I wanted to get the use and effects of Gatling guns right, to show how devastating they really were. That took a lot of research, talking to a couple of experts, and getting the feel of an actual Gatling.

By the way, did you know that the U.S. Army bought its last Gatling in 1911 and they were not declared obsolete until 1915? Oh, and they were never used by civilians as portrayed in a couple of dozen Western movies.

I wanted the description and operation of the train to be accurate as well. The descriptions of the rolling stock and locomotive 103 of Ferrocarril Internacional Mexicano (Mexican International Railroad) are completely authentic.

The real challenge though was “stage management.” I had several different small groups of people in widely scattered locations relying on infrequent and unreliable means of communications and divergent means of transport. 

They all had to come together in the right place and right time. That right place was a moving train. (It makes you realize how valuable a cell phone is.) Without relying on coincidence and chance, their rendezvous had to be believable and make sense. It was difficult to work out and at one point I set is aside for a few weeks until it came together in my mind.

It was difficult to work out and at one point I set is aside for a few weeks until it came together in my mind. Fortunately, I had spent 11 years writing war games for Green Berets and SEALs. There’s always a way to make things happen.

4.  A good villain is hard to write. And you have a major and a few minor ones. How did you approach writing your villains?

Villains are just like the rest of us, they just have different goals and concepts of how to achieve them. A villain can be an uncaring badass, but they have most of the same desires and fears as us. They often, in reality, have at least some good points, too.

The terrible things they may do may not necessarily be in their nature (although they will not hesitate to do it—that goal-oriented thing again). In other words, the villain executed one of his minions for failure was not to be mean but to keep his other minions in line. A “good” villain I think should show some degree of humanity and even a sense of humor.

5.  Of all the characters, I especially enjoyed Mera—a bit of a mystery woman who is selfish and self-absorbed but, at the same time, reveals a willingness to do the right thing. Will she ever return to center stage?

I like Esmerelda von Grimmelshausen—Mera—too (or whatever name the vamp’s using this week), but I would not turn my back on her and I’d keep a tight grip on my wallet and Glock…I mean Colt. As I said, villains can have good points.

As I said, villains can have good points. Mera was well raised, educated, and privileged. She’s not unrealistically evil, just a basically good girl trying to survive, even if taking advantage of other persons.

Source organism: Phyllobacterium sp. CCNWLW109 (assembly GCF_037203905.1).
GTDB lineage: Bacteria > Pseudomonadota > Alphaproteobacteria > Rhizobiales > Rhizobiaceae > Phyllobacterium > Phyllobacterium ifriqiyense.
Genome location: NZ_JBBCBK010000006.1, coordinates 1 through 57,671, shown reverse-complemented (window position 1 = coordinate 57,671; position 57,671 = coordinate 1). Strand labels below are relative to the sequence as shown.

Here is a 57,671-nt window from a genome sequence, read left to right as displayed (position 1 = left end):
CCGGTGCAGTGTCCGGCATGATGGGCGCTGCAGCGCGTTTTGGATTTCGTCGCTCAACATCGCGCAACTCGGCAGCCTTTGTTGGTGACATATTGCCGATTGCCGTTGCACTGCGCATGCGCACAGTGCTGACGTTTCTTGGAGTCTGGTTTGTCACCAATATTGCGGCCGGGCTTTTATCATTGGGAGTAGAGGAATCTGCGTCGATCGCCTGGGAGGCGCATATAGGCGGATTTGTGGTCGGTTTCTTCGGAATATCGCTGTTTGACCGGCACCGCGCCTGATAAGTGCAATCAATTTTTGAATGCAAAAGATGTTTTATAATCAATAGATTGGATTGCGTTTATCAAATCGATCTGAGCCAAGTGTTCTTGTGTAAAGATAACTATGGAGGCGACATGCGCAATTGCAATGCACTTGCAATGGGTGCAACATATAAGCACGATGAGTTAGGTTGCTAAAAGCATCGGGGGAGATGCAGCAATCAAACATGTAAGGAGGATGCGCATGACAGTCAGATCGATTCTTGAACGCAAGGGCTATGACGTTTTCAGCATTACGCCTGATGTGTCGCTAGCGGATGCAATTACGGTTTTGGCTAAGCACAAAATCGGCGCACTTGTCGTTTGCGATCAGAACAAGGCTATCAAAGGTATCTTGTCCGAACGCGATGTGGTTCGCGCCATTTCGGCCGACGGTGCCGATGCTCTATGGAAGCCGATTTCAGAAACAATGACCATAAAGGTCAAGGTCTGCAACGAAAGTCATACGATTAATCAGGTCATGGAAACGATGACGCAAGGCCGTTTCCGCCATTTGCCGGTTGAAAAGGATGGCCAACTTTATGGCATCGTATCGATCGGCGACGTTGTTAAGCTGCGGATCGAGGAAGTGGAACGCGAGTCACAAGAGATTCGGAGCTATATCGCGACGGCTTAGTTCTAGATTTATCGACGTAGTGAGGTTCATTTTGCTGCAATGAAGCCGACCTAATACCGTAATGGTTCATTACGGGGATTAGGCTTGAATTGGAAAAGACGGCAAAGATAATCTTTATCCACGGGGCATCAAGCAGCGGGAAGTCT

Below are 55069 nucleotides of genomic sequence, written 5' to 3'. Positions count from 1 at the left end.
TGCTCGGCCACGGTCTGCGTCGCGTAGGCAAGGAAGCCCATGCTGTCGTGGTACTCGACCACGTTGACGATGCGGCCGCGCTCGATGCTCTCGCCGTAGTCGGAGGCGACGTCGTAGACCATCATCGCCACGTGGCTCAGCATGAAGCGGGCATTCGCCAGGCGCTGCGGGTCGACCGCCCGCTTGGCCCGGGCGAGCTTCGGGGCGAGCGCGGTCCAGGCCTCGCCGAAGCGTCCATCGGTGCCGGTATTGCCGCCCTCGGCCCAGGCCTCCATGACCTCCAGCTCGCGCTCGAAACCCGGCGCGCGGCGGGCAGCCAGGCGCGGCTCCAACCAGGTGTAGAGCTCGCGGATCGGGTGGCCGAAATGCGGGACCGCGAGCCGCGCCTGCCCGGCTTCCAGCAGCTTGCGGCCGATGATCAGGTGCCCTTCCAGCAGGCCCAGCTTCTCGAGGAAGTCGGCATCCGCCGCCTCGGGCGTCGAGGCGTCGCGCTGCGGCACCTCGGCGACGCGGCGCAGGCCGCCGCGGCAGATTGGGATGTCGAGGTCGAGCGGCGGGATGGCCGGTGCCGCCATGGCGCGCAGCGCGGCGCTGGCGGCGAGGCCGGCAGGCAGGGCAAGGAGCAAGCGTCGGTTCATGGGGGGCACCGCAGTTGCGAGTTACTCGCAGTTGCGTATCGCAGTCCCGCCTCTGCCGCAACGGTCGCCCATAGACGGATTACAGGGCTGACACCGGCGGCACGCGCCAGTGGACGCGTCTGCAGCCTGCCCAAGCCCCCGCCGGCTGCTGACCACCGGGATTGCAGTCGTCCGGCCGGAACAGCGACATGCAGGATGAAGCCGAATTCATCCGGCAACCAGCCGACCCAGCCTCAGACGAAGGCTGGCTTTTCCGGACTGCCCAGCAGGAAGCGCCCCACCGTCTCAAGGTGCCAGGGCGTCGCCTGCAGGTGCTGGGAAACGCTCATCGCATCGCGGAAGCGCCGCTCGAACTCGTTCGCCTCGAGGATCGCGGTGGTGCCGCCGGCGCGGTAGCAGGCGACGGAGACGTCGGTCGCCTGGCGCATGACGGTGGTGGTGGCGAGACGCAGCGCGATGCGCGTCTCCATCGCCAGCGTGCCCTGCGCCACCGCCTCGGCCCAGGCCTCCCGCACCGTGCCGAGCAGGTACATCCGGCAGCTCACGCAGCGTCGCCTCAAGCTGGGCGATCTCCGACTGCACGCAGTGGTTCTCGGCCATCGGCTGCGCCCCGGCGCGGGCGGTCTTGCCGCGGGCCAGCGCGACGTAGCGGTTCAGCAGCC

I mention in the epilogue that Mera and her new husband stay in touch with Bud and Marta. I do hope to have her pop up at the most inopportune time—for everyone else, not her—in a future novel.

6.  Is there a message in your novel that you want readers to grasp?

Not so much a message, but to find a better understanding of how things and people were different back then, but in many ways are no different than people today. I like to provide a glimpse of how folks lived then and what their mores and values were in a PC-free world.

7.  Have readers heard the last of Bud and Marta?

By no means. Several books are in the works. The next will be Marta’s Ride. It is basically the story of The Hardest Ride from Marta’s point of view. Now I know some will say, “Why would I want to read the same story twice?” It’s a much different story.

You will learn a great deal about Marta, her family, her life as a migrant worker and beggar, and see that she is a rather complex and conflicted person when dealing with her attachment to Bud.

After the kidnapping, we, of course, know little of what happened to Marta and the other three girls during their ordeal. Their experience is much different than their rescuers. There are twists and betrayals, escapes, and punishment. In writing Marta’s Ride I came to realize just how difficult it is to it is for a mute person to communicate without the benefit of sign language or the ability to read and write.

More about Gordon:






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  • Very interesting interview, giving good insights into Gordo’s writing.

    I guess Bud Eugen is a family mascot now.

    Clearly, authenticity is integral to Gordo’s method. It doesn’t surprise me that he researched the Gatling Gun so thoroughly, with his military background and
    the library-full of historical reference books he had written.

    Thanks Tom and Gordo, I enjoyed the interview.

  • Thanks for visiting, Keith. Yes, the weaponry well well-researched. And the thread of authenticity runs throughout the story.